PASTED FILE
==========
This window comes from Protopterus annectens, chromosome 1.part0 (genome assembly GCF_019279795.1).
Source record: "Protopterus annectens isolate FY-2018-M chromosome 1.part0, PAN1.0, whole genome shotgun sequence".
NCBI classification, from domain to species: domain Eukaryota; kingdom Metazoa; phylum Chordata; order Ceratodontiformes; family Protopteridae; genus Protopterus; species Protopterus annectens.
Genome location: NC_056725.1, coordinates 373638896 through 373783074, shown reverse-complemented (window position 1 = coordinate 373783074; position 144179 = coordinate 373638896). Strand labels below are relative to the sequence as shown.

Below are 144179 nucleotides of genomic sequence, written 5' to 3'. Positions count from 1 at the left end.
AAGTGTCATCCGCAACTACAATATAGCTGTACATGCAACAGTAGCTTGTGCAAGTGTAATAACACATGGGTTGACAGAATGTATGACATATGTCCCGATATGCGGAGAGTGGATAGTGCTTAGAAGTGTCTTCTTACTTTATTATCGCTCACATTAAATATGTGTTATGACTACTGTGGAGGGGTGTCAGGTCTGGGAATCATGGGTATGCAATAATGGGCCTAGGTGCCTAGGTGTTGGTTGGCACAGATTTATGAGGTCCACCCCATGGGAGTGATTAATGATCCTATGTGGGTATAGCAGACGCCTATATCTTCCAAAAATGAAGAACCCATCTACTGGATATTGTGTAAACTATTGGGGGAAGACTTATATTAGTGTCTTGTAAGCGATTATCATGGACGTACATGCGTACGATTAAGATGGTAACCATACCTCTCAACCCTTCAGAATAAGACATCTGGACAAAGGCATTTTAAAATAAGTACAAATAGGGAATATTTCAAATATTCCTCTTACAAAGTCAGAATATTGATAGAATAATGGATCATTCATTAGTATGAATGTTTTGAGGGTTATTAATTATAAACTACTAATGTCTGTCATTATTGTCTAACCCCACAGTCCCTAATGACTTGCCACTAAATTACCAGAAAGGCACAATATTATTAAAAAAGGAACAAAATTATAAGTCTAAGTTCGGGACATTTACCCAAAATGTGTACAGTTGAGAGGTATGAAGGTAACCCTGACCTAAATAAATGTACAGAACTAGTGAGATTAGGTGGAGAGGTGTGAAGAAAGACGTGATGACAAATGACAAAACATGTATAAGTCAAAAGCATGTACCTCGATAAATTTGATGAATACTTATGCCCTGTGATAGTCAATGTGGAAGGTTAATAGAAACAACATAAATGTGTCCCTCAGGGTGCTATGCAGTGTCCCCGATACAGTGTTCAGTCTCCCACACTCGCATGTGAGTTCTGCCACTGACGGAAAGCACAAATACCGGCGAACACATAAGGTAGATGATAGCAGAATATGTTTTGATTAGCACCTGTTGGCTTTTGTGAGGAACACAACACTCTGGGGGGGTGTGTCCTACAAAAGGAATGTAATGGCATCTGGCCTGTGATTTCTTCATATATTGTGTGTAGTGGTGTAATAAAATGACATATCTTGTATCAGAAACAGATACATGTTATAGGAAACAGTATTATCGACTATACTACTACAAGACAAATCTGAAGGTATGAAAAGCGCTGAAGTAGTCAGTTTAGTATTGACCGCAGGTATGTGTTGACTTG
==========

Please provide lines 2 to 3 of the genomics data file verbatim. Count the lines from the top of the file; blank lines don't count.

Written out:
Source record: "Protopterus annectens isolate FY-2018-M chromosome 1.part0, PAN1.0, whole genome shotgun sequence".
NCBI classification, from domain to species: domain Eukaryota; kingdom Metazoa; phylum Chordata; order Ceratodontiformes; family Protopteridae; genus Protopterus; species Protopterus annectens.